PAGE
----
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              Back when Eric Adams was Borough President of Brooklyn, I did some work for him concerning guns. Eric had been a cop in Brooklyn’s 88 Precinct, done his twenty and now is Mayor of New York City.

              At some point I asked him how policing had changed since he first went on the job. His immediate response: “Today nobody backs down.”

              I think of this comment when I think about Dr. Martin Luther King, Jr. Because even though Dr. King is considered America’s most foremost champion of civil rights, in fact his primary commitment was to non-violence, a commitment he maintained throughout his entire life.

              We have made remarkable progress in civil rights since Dr. King was murdered in 1968, progress not just for African-Americans, but also for women, for alternate genders, for alternate family relationships, for diversity of all kinds.

              So, we have come a long way in terms of fulfilling the civil rights dream that Martin Luther King preached on the steps of the Lincoln Memorial in 1963.

              But what about non-violence? Are we a less violent society and a less violent culture now as opposed to back then?

              To the contrary. I believe we are a much more violent society and now I’m going to tell you why I believe this to be the case.

              What is violence? What does the word ‘violence’ mean?

              According to Merriam-Webster, violence is “behavior involving physical force intended to hurt, damage, or kill someone or something.” The World Health Organization defines violence as the “intentional attempt to injure yourself or someone else.”

              Violence is usually, but not always considered to be a crime. And according to the FBI, the violent crime rate in the United States is about half as great as it was in 1994, although there has certainly been an uptick in the past two Coviod-19 years.

              Except I don’t define violence in terms of reported crimes. I define violence by whether we see violent behavior as a necessary and normal part of our lives. When Eric Adams said that ‘nobody backs down,’ he was talking about the acceptance of violence as a positive standard of behavior and belief.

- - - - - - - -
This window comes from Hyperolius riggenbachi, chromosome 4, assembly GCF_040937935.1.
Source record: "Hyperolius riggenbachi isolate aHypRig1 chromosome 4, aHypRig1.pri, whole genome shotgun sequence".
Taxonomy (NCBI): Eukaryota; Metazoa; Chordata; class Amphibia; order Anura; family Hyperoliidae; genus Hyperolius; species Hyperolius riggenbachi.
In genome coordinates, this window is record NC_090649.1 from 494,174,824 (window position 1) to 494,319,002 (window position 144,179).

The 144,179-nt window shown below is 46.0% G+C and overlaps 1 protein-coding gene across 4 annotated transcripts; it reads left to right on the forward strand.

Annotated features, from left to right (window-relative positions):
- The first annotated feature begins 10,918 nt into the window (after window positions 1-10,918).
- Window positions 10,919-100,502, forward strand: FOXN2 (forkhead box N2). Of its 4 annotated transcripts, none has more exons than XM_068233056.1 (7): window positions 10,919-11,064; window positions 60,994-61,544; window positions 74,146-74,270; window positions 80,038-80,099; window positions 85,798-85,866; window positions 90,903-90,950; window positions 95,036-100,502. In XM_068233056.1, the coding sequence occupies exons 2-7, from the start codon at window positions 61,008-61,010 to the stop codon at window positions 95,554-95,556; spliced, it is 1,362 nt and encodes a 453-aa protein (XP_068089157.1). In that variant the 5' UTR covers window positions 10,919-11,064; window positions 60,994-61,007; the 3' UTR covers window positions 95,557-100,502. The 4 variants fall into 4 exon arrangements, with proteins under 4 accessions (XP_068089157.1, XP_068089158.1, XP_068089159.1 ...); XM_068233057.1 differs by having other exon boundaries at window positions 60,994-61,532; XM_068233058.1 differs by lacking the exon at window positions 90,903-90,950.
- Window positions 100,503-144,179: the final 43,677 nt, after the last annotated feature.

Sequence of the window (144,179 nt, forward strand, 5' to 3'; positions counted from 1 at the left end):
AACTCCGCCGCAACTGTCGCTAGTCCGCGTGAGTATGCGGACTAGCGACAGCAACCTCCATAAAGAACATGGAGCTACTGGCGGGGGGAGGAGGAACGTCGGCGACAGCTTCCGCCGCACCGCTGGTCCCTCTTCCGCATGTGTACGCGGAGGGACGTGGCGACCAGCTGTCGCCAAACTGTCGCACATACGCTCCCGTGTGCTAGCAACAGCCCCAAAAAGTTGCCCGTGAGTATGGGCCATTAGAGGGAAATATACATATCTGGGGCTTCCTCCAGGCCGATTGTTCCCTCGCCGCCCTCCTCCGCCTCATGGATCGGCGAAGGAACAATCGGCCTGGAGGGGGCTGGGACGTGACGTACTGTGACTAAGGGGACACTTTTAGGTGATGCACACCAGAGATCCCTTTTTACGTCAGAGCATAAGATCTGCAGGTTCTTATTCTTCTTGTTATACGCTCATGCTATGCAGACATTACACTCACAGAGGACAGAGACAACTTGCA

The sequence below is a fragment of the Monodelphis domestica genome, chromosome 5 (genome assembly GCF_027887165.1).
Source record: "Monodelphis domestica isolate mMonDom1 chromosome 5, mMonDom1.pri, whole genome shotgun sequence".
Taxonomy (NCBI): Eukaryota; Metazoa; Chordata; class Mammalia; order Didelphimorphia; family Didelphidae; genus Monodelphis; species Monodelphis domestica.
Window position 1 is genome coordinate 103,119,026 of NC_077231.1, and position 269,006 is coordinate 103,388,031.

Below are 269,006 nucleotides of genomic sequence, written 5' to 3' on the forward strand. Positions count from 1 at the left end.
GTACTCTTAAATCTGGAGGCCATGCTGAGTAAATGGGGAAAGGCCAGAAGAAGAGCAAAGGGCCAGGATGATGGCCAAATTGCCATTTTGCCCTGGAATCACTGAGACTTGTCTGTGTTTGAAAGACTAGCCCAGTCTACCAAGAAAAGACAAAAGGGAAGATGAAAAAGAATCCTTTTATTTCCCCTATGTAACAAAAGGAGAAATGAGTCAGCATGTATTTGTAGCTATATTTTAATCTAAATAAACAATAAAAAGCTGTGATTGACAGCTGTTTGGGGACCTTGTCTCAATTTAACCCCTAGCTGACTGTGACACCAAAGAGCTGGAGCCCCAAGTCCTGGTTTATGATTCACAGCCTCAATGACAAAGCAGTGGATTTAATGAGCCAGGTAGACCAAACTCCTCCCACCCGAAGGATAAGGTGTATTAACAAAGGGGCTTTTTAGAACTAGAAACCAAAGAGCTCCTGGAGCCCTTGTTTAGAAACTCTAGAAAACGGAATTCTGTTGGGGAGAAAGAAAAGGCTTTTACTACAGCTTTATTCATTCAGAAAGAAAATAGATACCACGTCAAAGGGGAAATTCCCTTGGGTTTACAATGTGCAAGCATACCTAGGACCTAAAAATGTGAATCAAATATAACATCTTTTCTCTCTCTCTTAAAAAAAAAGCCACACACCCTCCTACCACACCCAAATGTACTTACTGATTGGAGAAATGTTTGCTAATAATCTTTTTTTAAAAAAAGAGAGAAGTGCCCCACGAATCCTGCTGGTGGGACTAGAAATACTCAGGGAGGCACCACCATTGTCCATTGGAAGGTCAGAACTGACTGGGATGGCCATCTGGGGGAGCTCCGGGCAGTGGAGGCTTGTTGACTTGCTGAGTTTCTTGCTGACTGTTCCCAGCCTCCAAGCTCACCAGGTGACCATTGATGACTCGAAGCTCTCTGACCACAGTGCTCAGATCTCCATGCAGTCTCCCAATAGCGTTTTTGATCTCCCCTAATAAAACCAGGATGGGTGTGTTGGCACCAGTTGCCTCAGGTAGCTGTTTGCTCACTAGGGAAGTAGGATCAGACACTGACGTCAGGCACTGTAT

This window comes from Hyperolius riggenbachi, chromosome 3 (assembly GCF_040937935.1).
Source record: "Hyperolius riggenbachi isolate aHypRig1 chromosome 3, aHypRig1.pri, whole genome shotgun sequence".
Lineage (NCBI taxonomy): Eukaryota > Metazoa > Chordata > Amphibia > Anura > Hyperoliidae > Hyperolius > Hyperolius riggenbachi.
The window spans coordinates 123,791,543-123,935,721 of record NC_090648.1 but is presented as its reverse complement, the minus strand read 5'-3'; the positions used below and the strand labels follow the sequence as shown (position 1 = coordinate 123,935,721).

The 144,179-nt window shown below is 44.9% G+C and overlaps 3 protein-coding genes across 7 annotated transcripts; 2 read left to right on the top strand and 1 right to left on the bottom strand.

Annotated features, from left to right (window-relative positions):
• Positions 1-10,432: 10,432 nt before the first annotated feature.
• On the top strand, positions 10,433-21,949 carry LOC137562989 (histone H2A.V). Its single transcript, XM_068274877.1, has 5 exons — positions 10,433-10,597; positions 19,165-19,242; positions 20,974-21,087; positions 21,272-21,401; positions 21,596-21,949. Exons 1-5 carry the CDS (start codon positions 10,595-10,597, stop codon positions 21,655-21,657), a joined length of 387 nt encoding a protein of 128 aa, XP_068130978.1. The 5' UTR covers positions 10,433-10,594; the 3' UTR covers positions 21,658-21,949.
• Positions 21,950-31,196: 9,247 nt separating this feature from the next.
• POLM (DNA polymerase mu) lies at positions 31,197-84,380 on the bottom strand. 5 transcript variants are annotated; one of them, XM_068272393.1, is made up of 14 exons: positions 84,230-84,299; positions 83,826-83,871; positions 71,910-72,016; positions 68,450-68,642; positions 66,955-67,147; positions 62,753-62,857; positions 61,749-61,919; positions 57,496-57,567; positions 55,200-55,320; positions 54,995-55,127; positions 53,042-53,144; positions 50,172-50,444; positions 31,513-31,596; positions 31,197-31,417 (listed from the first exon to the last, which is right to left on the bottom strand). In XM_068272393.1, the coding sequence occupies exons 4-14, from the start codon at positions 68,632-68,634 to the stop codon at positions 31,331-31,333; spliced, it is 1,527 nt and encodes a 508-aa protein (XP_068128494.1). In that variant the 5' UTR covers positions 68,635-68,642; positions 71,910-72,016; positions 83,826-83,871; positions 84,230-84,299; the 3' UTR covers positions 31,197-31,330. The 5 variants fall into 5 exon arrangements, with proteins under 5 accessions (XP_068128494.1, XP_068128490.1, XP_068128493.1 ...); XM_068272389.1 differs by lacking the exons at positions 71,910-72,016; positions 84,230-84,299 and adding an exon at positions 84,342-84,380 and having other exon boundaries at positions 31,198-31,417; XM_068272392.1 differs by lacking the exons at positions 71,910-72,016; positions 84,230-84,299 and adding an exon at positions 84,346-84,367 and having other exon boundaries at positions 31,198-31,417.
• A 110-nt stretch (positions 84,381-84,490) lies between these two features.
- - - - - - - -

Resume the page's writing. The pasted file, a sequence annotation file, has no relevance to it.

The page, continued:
For me, what demonstrates how normal and natural violence has become is the fact that any American adult with a clean record can purchase, own, and carry products whose sole purpose is to be used to commit violence and to make it easier for people not to back down.

              I’m obviously talking about the several million handguns that are added to the civilian arsenal each year, guns which were designed for one purpose and one purpose only, namely, to inflict serious injuries on human beings. I’m sorry, but anyone who believes that a Glock or a Sig pistol is a ‘sporting’ gun is either lying or is what Grandpa would call a ‘vilde chaya,’ (read: damn fool.)

              The definitions of violence found in the dictionary or in medicine don’t differentiate between ‘offensive’ versus ‘defensive’ violence. You’re not less violent just because you shoot someone whom you believe is about to attack you.

              The idea that violence can be justified if it is used to achieve a positive end has been part and parcel of the American legal tradition since colonial times, and is now codified in the Stand Your Ground (SYG) laws in three-quarters of the 50 states.

Eric Adams wasn’t talking about a SYG law when he told me that ‘they never back down.’ New York State doesn’t have a SYG law. He was talking about the sixteen-year-old kids who walk the streets of the 88 Precinct in Brooklyn, many of them carrying guns.

Unfortunately, my friends in Gun-control Nation are as confused on this issue as the pro-gun advocates on the other side. These well-meaning folks also want to believe that somehow, we can find a way to support the 2nd Amendment because we are so in love with the other amendments that comprise the Bill of Rights.

Except the 2nd Amendment doesn’t give Constitutional protection to any kind of handgun; it protects whatever type of handgun the government decides can be kept in the home for self-defense.

Want to spend a little time thinking about how to reduce violence on the birthday of America’s foremost advocate of non-violence? Spend some time thinking about getting rid of the guns which are the means by which so much violence occurs.

It’s as simple as that.

How Violent Are We Today?

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              Several years ago, I had lunch with my friend Clarence Jones, who is currently Scholar in Residence at the Martin Luther King, Jr., Research and Education Institute at Stanford University. He previously served as Dr. King’s personal attorney and also helped draft the ‘I Have a Dream’ speech which King delivered during the March on Washington in 1963.